- The Washington Times - Thursday, August 18, 2005

It’s not enough to say that world affairs are in a crazy state and leave it at that — which is exactly what I did last week in outlining how the United States is effectively boosting the spread of sharia law and the Iranian sphere of influence in the Middle East. It’s easy to say this is nuts. But what do we do now?

It’s time to get back to basics. And by basics, I mean getting back to First Term W., back to when the president’s strategy to defend and protect the United States was to take military action against terrorists and the nations that sponsor them. By unfortunate contrast, the security strategy of Second Term W. is best described as bringing universal suffrage to these same terrorists and the nations that sponsor them. Getting back to Bush basics requires a re-reckoning of what and why we fight — and, just as important, for what and why we don’t fight.

Do we fight to spread democracy? Or do we fight to stop jihad? Far better to fight to stop jihad. Second Term W. believes democratic principles will neutralize jihad — a.k.a. “extremism” in the strangled parlance of political correctness. It may not be polite to notice, but the nasty reality is that jihad is neutralizing democratic principles. The fact the administration must reckon with is that the concept of human rights — the ideals of liberty and justice for all — isn’t a natural by-product of majority rule. Islamic terrorists still support Islamic terrorism, even when, as in the Palestinian Authority or Lebanon, they are democratically elected; and sharia erodes human rights even when, as in Afghanistan and likely Iraq, it is implicitly mandated by a constitution.

It’s time for the administration to consider the possibility that the democratic process alone — constitutions, legislatures, ballot boxes — doesn’t result in Jeffersonian democracy. Such a re-reckoning doesn’t mean abandoning Iraq. But it does mean reordering our goals. Forget the Iraqi constitution for now. More important is a single-minded effort to eradicate the death squads that destabilize the country and threaten to exhaust our staying power. Getting back to Bush basics, that means taking action against the nations that sponsor these terrorists: Iran, for instance.

Tragically for the human race, the strategy articulated by First Term W. is a novel, never-before-implemented doctrine. Re-reading Claire Sterling’s “The Terror Network,” a 1980 work of careful analysis that unraveled the Soviet-sponsored tangle of terrorists from the Baader-Meinhof Gang (now defunct) to various Palestinian terror groups (now approaching statehood), drives home the shocking fact that throughout the 1970s the first real “fright decade” of terrorist kidnappings, assassinations, embassy takeovers and bombings designed to destabilize mainly Europe, often in the name of Palestinianism — the Western democracies never took action against, never even mentioned the names of, terrorism’s state sponsors. This was the time of the Cold War, and a craven policy of “soft neutrality” toward the terror masters in the Kremlin and its proxies prevailed.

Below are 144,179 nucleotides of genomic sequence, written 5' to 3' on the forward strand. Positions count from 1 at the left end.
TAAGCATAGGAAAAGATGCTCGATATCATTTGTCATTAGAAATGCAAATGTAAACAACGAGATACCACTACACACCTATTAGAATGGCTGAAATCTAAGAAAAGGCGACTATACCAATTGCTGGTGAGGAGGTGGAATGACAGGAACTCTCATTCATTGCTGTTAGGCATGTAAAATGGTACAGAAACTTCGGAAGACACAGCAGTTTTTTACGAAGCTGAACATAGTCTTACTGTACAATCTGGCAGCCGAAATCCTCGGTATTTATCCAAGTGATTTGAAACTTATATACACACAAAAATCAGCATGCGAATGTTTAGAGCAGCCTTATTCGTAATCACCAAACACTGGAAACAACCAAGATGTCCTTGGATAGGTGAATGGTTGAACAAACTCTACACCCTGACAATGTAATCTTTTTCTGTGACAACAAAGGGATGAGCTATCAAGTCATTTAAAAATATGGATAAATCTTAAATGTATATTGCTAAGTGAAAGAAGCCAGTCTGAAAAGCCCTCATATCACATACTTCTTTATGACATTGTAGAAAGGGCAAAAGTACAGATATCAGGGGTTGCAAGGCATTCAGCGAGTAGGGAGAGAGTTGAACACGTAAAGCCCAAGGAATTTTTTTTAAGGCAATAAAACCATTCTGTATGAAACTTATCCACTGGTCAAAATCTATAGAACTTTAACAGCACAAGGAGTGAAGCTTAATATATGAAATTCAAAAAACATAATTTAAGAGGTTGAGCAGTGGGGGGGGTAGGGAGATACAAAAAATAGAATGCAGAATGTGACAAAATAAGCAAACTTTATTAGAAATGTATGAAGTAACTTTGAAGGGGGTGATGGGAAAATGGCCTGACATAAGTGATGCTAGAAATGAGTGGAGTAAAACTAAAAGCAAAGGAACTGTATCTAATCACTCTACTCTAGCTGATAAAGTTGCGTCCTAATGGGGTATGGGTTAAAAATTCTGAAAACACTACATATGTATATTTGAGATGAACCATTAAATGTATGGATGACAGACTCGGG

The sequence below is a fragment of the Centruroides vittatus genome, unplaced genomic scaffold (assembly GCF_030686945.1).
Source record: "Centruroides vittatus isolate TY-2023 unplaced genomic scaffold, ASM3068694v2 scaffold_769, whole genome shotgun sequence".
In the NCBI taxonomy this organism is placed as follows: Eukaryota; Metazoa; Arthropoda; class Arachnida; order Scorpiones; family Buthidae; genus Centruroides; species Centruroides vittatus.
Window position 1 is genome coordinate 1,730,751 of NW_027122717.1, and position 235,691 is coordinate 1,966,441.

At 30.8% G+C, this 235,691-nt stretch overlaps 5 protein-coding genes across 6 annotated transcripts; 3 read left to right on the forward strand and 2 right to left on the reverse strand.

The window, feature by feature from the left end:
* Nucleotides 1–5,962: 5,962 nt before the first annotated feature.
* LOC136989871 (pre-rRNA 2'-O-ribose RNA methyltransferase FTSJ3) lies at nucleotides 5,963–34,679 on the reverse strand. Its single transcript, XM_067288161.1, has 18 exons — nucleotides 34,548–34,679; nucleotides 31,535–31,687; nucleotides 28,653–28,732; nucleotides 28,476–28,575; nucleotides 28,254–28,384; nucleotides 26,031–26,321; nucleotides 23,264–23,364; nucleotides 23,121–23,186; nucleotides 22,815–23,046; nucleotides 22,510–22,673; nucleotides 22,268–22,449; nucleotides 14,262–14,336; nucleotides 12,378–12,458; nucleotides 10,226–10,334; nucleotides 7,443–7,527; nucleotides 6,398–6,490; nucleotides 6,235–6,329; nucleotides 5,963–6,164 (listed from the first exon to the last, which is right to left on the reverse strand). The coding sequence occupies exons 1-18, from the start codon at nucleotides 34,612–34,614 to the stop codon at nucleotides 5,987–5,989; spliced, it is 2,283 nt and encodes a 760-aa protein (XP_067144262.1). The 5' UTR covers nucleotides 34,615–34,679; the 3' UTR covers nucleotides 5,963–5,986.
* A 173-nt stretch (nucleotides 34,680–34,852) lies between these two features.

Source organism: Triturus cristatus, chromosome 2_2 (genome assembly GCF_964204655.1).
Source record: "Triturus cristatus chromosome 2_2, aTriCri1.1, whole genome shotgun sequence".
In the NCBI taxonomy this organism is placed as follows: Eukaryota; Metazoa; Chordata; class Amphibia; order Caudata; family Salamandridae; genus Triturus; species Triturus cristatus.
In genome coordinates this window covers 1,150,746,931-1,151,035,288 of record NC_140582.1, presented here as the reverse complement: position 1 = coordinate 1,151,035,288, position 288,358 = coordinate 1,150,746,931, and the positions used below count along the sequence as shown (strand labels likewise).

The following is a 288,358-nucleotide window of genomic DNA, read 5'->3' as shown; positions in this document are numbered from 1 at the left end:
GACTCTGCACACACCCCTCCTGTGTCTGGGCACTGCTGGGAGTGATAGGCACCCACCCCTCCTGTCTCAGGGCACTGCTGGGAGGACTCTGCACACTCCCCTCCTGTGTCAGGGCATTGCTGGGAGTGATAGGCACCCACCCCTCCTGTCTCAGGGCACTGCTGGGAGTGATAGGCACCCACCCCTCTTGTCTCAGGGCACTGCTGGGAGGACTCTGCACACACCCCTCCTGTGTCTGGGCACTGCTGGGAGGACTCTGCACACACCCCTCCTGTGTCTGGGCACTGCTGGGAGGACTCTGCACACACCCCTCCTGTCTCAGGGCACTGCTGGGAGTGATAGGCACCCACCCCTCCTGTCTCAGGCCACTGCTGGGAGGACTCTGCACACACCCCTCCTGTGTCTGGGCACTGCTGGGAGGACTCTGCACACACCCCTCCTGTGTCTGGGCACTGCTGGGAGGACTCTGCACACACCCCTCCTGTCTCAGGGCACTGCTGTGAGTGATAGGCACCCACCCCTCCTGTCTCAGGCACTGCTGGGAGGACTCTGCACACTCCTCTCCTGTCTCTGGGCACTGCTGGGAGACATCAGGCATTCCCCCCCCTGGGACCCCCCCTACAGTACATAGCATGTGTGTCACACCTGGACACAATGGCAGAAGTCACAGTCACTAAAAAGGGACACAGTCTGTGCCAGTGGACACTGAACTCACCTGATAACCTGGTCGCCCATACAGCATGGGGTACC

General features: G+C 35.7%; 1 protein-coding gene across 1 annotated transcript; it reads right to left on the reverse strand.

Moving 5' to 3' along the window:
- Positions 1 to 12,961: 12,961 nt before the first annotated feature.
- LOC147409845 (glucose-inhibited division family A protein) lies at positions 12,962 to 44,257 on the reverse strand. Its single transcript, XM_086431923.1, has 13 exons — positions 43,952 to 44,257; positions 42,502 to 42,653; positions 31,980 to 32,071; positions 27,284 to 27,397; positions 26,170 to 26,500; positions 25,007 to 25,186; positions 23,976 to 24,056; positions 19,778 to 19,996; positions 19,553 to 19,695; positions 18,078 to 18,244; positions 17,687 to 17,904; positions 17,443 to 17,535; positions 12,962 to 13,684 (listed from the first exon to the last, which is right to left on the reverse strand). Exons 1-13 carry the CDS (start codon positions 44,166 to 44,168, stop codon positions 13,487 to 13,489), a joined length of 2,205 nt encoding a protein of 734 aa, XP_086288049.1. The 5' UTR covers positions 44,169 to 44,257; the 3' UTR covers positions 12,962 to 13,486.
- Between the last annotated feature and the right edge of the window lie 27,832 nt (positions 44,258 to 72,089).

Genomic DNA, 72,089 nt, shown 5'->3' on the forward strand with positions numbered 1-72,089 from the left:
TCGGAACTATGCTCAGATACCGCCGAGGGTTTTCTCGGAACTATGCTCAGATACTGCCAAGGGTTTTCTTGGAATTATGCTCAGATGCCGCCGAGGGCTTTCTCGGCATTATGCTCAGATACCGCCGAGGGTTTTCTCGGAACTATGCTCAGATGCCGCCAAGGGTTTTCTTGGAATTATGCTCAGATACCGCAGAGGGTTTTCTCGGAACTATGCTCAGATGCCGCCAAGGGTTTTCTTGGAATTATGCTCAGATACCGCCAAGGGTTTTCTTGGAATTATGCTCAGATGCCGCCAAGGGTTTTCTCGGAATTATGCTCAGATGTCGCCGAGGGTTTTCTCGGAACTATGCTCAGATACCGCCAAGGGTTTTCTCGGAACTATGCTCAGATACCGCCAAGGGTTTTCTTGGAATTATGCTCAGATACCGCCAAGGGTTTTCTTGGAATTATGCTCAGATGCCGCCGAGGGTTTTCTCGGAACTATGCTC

More astonishing, the democracies never took action against the extensive network of martial training camps that turned out tens of thousands of deadly terrorists, not only in the Soviet Union and the Eastern European “bloc” countries, but also in Cuba, Libya, Algeria, Syria, Lebanon, South Yemen and North Korea. These camps for killers — camps for killing democracy — functioned freely under clear skies never penetrated by a NATO bomber. This was a moral surrender that undermined Western civilization to an incalculable extent. Nothing really changed (Ronald Reagan’s one-time bombing of Libya notwithstanding) until September 11 and George W. Bush.

This little history lesson should ring a bell, particularly in light of Time magazine’s report about how Iran has marched its Revolutionary Guard units into Iraq to kill Americans — units that, according to Time, train in Iraq’s Sadr City district, Lebanon and “another country” (very possibly diplospeak for Iran). Putting this together with a most encouraging discussion of America’s massive Air Force potential against proto-nuclear Iran from The Guardian (flagged by the blog View from the Right) makes me wonder: Can Iraq ever be stabilized without defanging Iran? Shouldn’t there be, for starters, a big bull’s-eye on these Iranian training camps?

Such questions need addressing. It’s not enough for Donald Rumsfeld in an interview to refer, glancingly, to Iranian interference in Iraq, or for the president to let drop that “all options are on the table” regarding Iran’s compliance with international nuclear regulation. We need to be educated, not left wondering in what sounds like pusilanimous silence. We need to be prepared. We need First Term W.

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